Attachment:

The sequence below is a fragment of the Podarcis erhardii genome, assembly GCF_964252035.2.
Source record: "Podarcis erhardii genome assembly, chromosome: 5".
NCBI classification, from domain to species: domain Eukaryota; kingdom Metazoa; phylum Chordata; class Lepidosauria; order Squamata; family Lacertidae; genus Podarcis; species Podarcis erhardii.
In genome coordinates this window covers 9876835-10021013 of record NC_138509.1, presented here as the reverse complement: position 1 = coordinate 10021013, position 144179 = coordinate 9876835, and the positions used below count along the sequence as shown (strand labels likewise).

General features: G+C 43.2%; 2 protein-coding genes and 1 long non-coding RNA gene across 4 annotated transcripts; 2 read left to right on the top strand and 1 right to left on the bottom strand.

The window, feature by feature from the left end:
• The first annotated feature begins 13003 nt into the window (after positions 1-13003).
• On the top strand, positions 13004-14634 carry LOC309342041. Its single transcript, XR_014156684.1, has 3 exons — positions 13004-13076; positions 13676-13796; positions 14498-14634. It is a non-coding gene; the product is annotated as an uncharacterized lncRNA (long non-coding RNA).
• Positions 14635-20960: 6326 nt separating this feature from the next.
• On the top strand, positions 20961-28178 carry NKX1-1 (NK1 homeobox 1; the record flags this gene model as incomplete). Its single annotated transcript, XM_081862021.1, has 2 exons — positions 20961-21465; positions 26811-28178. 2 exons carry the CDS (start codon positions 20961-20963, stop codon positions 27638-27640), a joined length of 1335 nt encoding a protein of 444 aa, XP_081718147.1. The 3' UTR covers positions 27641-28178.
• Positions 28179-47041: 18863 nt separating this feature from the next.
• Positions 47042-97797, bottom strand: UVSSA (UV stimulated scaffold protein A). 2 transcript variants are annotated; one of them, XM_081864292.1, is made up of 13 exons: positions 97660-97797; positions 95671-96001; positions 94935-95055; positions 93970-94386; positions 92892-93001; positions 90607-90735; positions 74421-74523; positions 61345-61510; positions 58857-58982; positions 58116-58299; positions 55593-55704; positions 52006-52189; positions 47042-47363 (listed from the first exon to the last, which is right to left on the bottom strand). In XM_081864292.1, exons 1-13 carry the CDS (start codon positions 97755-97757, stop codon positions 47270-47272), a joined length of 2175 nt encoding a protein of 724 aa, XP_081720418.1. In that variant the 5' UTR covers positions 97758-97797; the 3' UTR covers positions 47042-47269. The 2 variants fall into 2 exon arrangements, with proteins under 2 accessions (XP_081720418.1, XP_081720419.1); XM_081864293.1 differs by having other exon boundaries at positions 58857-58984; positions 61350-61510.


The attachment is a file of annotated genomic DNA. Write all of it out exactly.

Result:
The sequence below is a fragment of the Podarcis erhardii genome, assembly GCF_964252035.2.
Source record: "Podarcis erhardii genome assembly, chromosome: 5".
NCBI classification, from domain to species: domain Eukaryota; kingdom Metazoa; phylum Chordata; class Lepidosauria; order Squamata; family Lacertidae; genus Podarcis; species Podarcis erhardii.
In genome coordinates this window covers 9876835-10021013 of record NC_138509.1, presented here as the reverse complement: position 1 = coordinate 10021013, position 144179 = coordinate 9876835, and the positions used below count along the sequence as shown (strand labels likewise).

General features: G+C 43.2%; 2 protein-coding genes and 1 long non-coding RNA gene across 4 annotated transcripts; 2 read left to right on the top strand and 1 right to left on the bottom strand.

The window, feature by feature from the left end:
• The first annotated feature begins 13003 nt into the window (after positions 1-13003).
• On the top strand, positions 13004-14634 carry LOC309342041. Its single transcript, XR_014156684.1, has 3 exons — positions 13004-13076; positions 13676-13796; positions 14498-14634. It is a non-coding gene; the product is annotated as an uncharacterized lncRNA (long non-coding RNA).
• Positions 14635-20960: 6326 nt separating this feature from the next.
• On the top strand, positions 20961-28178 carry NKX1-1 (NK1 homeobox 1; the record flags this gene model as incomplete). Its single annotated transcript, XM_081862021.1, has 2 exons — positions 20961-21465; positions 26811-28178. 2 exons carry the CDS (start codon positions 20961-20963, stop codon positions 27638-27640), a joined length of 1335 nt encoding a protein of 444 aa, XP_081718147.1. The 3' UTR covers positions 27641-28178.
• Positions 28179-47041: 18863 nt separating this feature from the next.
• Positions 47042-97797, bottom strand: UVSSA (UV stimulated scaffold protein A). 2 transcript variants are annotated; one of them, XM_081864292.1, is made up of 13 exons: positions 97660-97797; positions 95671-96001; positions 94935-95055; positions 93970-94386; positions 92892-93001; positions 90607-90735; positions 74421-74523; positions 61345-61510; positions 58857-58982; positions 58116-58299; positions 55593-55704; positions 52006-52189; positions 47042-47363 (listed from the first exon to the last, which is right to left on the bottom strand). In XM_081864292.1, exons 1-13 carry the CDS (start codon positions 97755-97757, stop codon positions 47270-47272), a joined length of 2175 nt encoding a protein of 724 aa, XP_081720418.1. In that variant the 5' UTR covers positions 97758-97797; the 3' UTR covers positions 47042-47269. The 2 variants fall into 2 exon arrangements, with proteins under 2 accessions (XP_081720418.1, XP_081720419.1); XM_081864293.1 differs by having other exon boundaries at positions 58857-58984; positions 61350-61510.